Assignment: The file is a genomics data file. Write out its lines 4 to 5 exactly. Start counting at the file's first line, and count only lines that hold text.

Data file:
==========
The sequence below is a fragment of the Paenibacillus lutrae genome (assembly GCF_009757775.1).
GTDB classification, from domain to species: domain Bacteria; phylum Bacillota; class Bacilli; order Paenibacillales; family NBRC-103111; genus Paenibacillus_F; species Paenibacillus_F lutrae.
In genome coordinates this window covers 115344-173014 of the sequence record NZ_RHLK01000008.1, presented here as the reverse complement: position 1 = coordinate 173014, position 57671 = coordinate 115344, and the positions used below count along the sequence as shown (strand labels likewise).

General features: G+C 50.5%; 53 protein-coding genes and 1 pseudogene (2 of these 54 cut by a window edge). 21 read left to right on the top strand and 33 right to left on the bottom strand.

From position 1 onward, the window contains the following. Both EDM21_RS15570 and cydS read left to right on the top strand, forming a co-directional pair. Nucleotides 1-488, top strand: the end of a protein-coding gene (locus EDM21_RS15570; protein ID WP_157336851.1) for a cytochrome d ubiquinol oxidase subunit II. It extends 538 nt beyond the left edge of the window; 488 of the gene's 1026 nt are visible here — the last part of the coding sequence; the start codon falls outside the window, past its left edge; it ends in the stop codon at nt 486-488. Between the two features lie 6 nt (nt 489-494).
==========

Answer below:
General features: G+C 50.5%; 53 protein-coding genes and 1 pseudogene (2 of these 54 cut by a window edge). 21 read left to right on the top strand and 33 right to left on the bottom strand.

From position 1 onward, the window contains the following. Both EDM21_RS15570 and cydS read left to right on the top strand, forming a co-directional pair. Nucleotides 1-488, top strand: the end of a protein-coding gene (locus EDM21_RS15570; protein ID WP_157336851.1) for a cytochrome d ubiquinol oxidase subunit II. It extends 538 nt beyond the left edge of the window; 488 of the gene's 1026 nt are visible here — the last part of the coding sequence; the start codon falls outside the window, past its left edge; it ends in the stop codon at nt 486-488. Between the two features lie 6 nt (nt 489-494).